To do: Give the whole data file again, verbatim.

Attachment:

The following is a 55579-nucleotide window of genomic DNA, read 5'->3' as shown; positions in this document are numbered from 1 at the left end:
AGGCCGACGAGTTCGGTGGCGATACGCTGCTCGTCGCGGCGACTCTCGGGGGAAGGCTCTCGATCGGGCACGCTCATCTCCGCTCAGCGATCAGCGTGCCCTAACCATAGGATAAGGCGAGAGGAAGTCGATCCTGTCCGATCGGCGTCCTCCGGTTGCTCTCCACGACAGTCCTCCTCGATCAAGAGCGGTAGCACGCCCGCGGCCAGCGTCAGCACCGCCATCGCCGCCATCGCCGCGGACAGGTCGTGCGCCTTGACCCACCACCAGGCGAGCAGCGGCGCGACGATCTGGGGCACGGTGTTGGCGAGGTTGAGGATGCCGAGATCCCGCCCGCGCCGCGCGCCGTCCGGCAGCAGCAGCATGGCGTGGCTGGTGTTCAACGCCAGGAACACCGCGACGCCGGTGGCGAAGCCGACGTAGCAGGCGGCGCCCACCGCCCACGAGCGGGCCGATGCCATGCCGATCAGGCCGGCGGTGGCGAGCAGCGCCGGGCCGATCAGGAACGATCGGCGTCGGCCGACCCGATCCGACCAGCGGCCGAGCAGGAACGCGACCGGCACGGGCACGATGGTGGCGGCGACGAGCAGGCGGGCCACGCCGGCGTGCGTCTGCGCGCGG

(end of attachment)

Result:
The following is a 55579-nucleotide window of genomic DNA, read 5'->3' as shown; positions in this document are numbered from 1 at the left end:
AGGCCGACGAGTTCGGTGGCGATACGCTGCTCGTCGCGGCGACTCTCGGGGGAAGGCTCTCGATCGGGCACGCTCATCTCCGCTCAGCGATCAGCGTGCCCTAACCATAGGATAAGGCGAGAGGAAGTCGATCCTGTCCGATCGGCGTCCTCCGGTTGCTCTCCACGACAGTCCTCCTCGATCAAGAGCGGTAGCACGCCCGCGGCCAGCGTCAGCACCGCCATCGCCGCCATCGCCGCGGACAGGTCGTGCGCCTTGACCCACCACCAGGCGAGCAGCGGCGCGACGATCTGGGGCACGGTGTTGGCGAGGTTGAGGATGCCGAGATCCCGCCCGCGCCGCGCGCCGTCCGGCAGCAGCAGCATGGCGTGGCTGGTGTTCAACGCCAGGAACACCGCGACGCCGGTGGCGAAGCCGACGTAGCAGGCGGCGCCCACCGCCCACGAGCGGGCCGATGCCATGCCGATCAGGCCGGCGGTGGCGAGCAGCGCCGGGCCGATCAGGAACGATCGGCGTCGGCCGACCCGATCCGACCAGCGGCCGAGCAGGAACGCGACCGGCACGGGCACGATGGTGGCGGCGACGAGCAGGCGGGCCACGCCGGCGTGCGTCTGCGCGCGG